Nokia says to carriers, "Hands off my Maemo"

Nokia says to carriers, "Hands off my Maemo"
Has Nokia put a knife into its own back by telling carriers that it will not customize the N900 and other Maemo based products for the cellular operators? In the U.S. market, most of the major carriers add proprietary software into the design of a phone. An example would be Sprint TV added for the recently launched Touch Pro2, or VCast video applications for many Verizon handsets. By just saying no to carriers, Nokia could be reducing its potential market in the U.S. where carriers have the power, and even overseas for its Maemo powered products.

The Linux based OS powers the new N900 handset which is currently available for pre-sell in the U.S. for $649 at Nokia stores and online. While the phone is configured to run over T-Mobile U.S.A.'s 3G network, both sides have no plans to at present to have the handset offered through the nation's fourth largest carrier. Currently, Nokia does allow for carrier customization of its devices using the Symbian platform..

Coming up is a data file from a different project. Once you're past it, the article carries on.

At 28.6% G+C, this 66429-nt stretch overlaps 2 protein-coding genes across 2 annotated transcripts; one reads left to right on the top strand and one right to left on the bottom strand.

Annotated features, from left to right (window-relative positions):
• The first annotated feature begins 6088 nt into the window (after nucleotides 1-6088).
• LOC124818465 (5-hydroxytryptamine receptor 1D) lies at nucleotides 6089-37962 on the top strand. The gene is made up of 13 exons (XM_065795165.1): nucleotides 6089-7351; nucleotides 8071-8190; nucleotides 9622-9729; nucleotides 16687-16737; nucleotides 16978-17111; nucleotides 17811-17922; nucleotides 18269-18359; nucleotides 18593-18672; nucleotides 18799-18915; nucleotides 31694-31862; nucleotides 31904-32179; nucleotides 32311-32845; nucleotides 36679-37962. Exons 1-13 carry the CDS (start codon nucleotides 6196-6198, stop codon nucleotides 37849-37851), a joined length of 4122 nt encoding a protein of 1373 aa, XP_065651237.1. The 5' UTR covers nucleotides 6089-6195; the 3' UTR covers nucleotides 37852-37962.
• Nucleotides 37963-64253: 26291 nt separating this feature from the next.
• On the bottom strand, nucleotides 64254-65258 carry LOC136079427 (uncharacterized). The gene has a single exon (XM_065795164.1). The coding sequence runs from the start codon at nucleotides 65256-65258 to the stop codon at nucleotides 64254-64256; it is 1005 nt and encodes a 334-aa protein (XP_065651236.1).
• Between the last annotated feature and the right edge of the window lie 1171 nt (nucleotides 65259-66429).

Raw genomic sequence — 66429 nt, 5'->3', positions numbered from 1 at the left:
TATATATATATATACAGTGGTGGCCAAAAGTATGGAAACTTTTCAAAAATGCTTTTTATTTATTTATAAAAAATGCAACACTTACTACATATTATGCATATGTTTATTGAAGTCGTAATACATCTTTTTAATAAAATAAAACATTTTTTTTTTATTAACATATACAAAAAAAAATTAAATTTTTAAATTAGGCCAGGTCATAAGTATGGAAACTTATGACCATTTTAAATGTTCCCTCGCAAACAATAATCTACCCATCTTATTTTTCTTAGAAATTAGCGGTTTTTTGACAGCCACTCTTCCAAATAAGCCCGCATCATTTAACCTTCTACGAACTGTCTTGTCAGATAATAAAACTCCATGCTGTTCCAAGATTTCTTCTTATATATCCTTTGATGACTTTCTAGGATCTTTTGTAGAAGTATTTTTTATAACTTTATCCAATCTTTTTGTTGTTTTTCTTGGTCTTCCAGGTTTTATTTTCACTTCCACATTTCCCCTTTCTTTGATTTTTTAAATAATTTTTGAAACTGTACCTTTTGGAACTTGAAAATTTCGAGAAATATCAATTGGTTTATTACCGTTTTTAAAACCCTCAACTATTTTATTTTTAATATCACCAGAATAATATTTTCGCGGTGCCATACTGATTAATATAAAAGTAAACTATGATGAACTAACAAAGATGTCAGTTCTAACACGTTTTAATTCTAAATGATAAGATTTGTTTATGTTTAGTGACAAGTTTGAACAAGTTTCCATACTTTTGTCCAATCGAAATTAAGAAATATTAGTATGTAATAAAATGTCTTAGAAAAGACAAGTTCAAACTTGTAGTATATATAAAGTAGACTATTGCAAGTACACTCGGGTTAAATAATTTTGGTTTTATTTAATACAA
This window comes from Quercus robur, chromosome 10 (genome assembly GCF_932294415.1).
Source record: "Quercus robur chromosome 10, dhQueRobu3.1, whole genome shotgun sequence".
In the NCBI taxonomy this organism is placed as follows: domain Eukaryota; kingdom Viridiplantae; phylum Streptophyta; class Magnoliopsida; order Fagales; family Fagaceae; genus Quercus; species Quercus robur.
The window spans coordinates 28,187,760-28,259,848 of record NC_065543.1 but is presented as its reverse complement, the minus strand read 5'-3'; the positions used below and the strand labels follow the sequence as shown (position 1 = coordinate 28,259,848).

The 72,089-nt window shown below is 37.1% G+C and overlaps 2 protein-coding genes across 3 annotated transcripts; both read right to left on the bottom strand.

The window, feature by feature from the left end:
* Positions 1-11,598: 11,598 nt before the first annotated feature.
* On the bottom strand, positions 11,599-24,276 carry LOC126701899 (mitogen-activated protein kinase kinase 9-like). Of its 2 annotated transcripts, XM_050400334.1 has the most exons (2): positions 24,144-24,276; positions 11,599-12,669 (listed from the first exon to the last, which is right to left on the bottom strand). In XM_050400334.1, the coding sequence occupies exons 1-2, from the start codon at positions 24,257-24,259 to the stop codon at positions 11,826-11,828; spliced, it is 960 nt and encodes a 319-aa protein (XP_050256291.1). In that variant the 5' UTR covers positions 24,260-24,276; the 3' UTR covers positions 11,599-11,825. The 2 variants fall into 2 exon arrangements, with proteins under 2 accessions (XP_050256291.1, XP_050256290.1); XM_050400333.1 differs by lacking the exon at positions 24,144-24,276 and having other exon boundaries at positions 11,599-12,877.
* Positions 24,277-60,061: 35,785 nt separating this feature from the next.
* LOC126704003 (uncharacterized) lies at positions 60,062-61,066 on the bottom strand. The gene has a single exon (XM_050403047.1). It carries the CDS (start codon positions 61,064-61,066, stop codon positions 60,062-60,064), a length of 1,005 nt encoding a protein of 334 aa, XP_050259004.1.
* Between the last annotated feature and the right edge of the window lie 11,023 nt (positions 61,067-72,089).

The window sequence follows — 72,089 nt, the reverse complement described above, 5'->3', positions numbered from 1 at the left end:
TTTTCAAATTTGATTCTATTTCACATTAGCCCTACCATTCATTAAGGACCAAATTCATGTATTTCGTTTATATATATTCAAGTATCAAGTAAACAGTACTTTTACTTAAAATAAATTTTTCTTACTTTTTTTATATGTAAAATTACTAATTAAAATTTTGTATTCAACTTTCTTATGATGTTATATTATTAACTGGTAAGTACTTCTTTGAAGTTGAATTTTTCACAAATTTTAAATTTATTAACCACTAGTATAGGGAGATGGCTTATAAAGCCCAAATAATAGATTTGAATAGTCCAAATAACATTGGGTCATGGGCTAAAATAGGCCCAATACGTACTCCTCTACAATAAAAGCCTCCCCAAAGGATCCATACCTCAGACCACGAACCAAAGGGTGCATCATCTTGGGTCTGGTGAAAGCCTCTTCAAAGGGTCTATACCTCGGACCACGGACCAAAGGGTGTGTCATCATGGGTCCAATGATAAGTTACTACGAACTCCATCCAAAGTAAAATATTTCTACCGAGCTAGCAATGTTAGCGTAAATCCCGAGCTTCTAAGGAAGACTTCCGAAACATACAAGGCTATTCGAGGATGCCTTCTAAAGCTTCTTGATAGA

While eliminating the branding on its Maemo powered models will save time and get products to market quicker, according to Nokia, the main idea is to copy Apple and Google. Those two, according to David Rivas, Nokia's vice president for devices R&D, told Reuters,"are a whole lot less about providing customization to the operatorsand a whole lot more about providing a really cool, compelling valueproposition to the end-consumer."

Nokia N900 Specifications | Hands-on

source: Reuters via Phonescoop, EngadgetMobile

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